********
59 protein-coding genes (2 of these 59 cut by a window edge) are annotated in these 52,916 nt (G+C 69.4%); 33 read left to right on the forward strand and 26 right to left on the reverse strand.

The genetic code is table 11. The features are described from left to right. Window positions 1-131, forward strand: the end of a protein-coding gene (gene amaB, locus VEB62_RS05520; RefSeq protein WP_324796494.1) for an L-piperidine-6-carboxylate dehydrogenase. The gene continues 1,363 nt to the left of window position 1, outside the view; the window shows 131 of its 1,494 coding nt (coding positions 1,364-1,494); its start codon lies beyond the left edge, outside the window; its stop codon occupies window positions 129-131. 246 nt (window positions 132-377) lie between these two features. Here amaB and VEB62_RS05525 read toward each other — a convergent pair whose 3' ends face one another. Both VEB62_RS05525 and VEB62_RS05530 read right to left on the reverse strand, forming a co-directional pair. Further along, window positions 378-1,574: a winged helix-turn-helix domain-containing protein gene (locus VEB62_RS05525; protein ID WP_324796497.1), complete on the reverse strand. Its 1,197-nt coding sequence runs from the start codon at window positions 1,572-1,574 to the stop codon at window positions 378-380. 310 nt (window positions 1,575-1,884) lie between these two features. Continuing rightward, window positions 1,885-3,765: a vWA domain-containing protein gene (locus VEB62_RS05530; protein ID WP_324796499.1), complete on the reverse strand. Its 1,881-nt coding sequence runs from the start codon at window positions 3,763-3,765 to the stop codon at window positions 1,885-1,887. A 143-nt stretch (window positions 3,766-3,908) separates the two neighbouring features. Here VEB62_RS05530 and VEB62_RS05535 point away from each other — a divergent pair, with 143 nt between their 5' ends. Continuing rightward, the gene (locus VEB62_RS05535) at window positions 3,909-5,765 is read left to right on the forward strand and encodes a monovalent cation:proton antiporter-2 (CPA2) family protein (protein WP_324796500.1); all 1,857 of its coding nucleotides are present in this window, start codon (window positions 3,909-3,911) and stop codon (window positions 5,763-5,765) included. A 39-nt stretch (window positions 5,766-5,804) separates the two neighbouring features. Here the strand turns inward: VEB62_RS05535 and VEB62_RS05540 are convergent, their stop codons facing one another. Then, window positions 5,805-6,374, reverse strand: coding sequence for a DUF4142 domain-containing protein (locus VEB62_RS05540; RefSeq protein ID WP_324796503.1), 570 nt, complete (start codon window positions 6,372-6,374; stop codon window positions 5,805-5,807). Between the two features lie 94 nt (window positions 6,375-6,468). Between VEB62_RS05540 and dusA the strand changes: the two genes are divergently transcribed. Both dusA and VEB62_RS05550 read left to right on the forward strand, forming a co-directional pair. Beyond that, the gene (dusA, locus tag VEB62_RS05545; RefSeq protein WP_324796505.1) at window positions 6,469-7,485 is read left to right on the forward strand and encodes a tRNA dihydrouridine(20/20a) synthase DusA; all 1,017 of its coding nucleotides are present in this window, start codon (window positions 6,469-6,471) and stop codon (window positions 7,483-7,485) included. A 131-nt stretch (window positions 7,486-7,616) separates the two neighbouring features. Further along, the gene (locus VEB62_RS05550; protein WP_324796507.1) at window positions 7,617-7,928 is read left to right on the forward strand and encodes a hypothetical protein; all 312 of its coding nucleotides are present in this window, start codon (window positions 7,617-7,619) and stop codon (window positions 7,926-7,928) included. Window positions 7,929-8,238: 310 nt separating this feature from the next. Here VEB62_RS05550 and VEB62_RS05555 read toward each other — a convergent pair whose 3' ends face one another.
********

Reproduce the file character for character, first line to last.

59 protein-coding genes (2 of these 59 cut by a window edge) are annotated in these 52,916 nt (G+C 69.4%); 33 read left to right on the forward strand and 26 right to left on the reverse strand.

The genetic code is table 11. The features are described from left to right. Window positions 1-131, forward strand: the end of a protein-coding gene (gene amaB, locus VEB62_RS05520; RefSeq protein WP_324796494.1) for an L-piperidine-6-carboxylate dehydrogenase. The gene continues 1,363 nt to the left of window position 1, outside the view; the window shows 131 of its 1,494 coding nt (coding positions 1,364-1,494); its start codon lies beyond the left edge, outside the window; its stop codon occupies window positions 129-131. 246 nt (window positions 132-377) lie between these two features. Here amaB and VEB62_RS05525 read toward each other — a convergent pair whose 3' ends face one another. Both VEB62_RS05525 and VEB62_RS05530 read right to left on the reverse strand, forming a co-directional pair. Further along, window positions 378-1,574: a winged helix-turn-helix domain-containing protein gene (locus VEB62_RS05525; protein ID WP_324796497.1), complete on the reverse strand. Its 1,197-nt coding sequence runs from the start codon at window positions 1,572-1,574 to the stop codon at window positions 378-380. 310 nt (window positions 1,575-1,884) lie between these two features. Continuing rightward, window positions 1,885-3,765: a vWA domain-containing protein gene (locus VEB62_RS05530; protein ID WP_324796499.1), complete on the reverse strand. Its 1,881-nt coding sequence runs from the start codon at window positions 3,763-3,765 to the stop codon at window positions 1,885-1,887. A 143-nt stretch (window positions 3,766-3,908) separates the two neighbouring features. Here VEB62_RS05530 and VEB62_RS05535 point away from each other — a divergent pair, with 143 nt between their 5' ends. Continuing rightward, the gene (locus VEB62_RS05535) at window positions 3,909-5,765 is read left to right on the forward strand and encodes a monovalent cation:proton antiporter-2 (CPA2) family protein (protein WP_324796500.1); all 1,857 of its coding nucleotides are present in this window, start codon (window positions 3,909-3,911) and stop codon (window positions 5,763-5,765) included. A 39-nt stretch (window positions 5,766-5,804) separates the two neighbouring features. Here the strand turns inward: VEB62_RS05535 and VEB62_RS05540 are convergent, their stop codons facing one another. Then, window positions 5,805-6,374, reverse strand: coding sequence for a DUF4142 domain-containing protein (locus VEB62_RS05540; RefSeq protein ID WP_324796503.1), 570 nt, complete (start codon window positions 6,372-6,374; stop codon window positions 5,805-5,807). Between the two features lie 94 nt (window positions 6,375-6,468). Between VEB62_RS05540 and dusA the strand changes: the two genes are divergently transcribed. Both dusA and VEB62_RS05550 read left to right on the forward strand, forming a co-directional pair. Beyond that, the gene (dusA, locus tag VEB62_RS05545; RefSeq protein WP_324796505.1) at window positions 6,469-7,485 is read left to right on the forward strand and encodes a tRNA dihydrouridine(20/20a) synthase DusA; all 1,017 of its coding nucleotides are present in this window, start codon (window positions 6,469-6,471) and stop codon (window positions 7,483-7,485) included. A 131-nt stretch (window positions 7,486-7,616) separates the two neighbouring features. Further along, the gene (locus VEB62_RS05550; protein WP_324796507.1) at window positions 7,617-7,928 is read left to right on the forward strand and encodes a hypothetical protein; all 312 of its coding nucleotides are present in this window, start codon (window positions 7,617-7,619) and stop codon (window positions 7,926-7,928) included. Window positions 7,929-8,238: 310 nt separating this feature from the next. Here VEB62_RS05550 and VEB62_RS05555 read toward each other — a convergent pair whose 3' ends face one another.